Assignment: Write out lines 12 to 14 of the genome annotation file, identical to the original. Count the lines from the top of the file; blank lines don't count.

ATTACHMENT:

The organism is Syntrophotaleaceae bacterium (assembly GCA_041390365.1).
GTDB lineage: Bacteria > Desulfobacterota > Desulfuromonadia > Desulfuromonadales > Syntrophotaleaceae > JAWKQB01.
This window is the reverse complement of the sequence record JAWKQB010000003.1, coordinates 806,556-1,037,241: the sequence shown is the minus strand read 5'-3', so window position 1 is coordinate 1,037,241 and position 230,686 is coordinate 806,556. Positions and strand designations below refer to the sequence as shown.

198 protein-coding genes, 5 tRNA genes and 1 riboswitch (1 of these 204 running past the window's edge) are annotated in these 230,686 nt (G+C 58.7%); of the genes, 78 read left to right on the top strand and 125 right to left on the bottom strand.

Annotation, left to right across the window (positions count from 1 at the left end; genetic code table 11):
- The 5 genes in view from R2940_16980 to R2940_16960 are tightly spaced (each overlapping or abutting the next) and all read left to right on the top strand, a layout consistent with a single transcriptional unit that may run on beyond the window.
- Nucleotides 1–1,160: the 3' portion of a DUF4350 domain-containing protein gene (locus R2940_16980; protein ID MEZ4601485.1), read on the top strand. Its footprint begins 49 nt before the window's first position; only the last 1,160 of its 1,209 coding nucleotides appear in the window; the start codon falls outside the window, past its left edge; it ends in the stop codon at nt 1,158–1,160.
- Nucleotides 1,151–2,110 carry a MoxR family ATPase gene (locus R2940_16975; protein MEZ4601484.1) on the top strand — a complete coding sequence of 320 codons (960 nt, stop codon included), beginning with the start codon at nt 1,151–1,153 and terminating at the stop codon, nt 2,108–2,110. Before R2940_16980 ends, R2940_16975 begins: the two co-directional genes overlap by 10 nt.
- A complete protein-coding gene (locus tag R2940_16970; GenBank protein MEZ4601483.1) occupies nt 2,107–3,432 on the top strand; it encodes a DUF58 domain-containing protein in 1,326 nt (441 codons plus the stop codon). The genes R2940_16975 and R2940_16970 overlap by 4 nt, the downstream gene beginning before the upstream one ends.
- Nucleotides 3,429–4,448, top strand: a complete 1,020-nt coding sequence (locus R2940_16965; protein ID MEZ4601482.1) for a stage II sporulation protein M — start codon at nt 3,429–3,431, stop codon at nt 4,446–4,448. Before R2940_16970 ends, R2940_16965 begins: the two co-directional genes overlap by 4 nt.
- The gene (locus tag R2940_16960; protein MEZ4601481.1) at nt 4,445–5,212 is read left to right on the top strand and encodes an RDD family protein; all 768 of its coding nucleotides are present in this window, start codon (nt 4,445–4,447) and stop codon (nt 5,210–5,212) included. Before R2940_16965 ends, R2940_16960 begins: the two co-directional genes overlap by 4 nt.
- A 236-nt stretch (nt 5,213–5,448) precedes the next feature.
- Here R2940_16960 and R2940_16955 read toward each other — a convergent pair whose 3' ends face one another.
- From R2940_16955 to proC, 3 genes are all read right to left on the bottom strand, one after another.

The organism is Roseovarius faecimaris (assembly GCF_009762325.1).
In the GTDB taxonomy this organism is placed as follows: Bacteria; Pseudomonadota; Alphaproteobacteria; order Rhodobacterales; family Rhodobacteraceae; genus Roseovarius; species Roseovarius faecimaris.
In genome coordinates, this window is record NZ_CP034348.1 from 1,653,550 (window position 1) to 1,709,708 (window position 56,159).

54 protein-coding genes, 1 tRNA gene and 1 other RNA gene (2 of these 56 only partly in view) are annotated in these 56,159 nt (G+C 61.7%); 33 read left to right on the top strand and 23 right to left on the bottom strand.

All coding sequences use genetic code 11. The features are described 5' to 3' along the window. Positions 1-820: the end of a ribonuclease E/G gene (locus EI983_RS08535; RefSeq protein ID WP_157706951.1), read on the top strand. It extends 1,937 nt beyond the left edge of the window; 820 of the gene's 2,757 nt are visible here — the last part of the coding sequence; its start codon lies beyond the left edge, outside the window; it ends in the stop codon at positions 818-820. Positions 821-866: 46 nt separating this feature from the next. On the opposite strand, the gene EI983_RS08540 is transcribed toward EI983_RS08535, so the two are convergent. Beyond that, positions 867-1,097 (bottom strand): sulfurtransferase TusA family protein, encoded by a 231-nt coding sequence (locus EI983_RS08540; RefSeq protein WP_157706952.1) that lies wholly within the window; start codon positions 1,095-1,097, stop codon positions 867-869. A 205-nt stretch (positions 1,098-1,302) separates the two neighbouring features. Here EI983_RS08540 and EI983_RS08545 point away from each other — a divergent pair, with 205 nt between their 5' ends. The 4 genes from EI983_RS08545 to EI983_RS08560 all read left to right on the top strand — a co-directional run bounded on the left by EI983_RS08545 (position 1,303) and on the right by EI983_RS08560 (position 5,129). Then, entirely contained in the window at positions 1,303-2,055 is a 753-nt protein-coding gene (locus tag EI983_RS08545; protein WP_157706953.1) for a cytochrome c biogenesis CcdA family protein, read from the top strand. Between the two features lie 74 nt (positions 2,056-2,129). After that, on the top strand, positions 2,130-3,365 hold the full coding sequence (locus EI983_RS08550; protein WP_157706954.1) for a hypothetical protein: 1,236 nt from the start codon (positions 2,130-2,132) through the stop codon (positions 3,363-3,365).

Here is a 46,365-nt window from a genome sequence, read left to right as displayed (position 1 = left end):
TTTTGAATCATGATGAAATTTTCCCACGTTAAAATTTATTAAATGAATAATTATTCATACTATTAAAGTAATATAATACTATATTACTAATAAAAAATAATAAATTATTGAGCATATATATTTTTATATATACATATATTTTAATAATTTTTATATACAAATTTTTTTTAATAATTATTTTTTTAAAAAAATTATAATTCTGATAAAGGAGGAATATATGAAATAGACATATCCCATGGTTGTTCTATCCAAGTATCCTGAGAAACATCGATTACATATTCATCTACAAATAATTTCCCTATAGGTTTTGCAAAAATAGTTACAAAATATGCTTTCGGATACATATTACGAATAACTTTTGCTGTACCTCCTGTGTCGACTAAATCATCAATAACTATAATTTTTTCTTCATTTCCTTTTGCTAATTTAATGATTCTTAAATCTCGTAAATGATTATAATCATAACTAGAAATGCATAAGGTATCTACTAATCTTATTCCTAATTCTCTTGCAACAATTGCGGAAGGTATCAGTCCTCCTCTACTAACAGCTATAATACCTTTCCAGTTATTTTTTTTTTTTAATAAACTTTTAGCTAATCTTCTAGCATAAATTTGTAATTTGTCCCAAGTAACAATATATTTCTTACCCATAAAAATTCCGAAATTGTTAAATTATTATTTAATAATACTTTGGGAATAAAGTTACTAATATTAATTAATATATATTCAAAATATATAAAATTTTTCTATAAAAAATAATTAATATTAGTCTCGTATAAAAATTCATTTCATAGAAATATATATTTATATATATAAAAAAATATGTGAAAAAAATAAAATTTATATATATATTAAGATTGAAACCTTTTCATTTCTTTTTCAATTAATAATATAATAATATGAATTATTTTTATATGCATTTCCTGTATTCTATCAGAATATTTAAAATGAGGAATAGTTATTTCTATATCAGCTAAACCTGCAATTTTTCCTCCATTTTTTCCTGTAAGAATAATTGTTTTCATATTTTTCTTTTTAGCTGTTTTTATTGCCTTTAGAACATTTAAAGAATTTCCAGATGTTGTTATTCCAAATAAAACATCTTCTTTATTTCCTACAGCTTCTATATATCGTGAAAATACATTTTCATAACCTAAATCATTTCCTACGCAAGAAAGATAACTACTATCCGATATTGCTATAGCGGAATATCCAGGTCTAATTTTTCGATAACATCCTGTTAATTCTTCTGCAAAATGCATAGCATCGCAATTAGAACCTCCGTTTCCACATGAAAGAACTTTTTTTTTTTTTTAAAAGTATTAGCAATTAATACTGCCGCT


- A 236-nt stretch (nt 5,213–5,448) precedes the next feature.
- Here R2940_16960 and R2940_16955 read toward each other — a convergent pair whose 3' ends face one another.
- From R2940_16955 to proC, 3 genes are all read right to left on the bottom strand, one after another.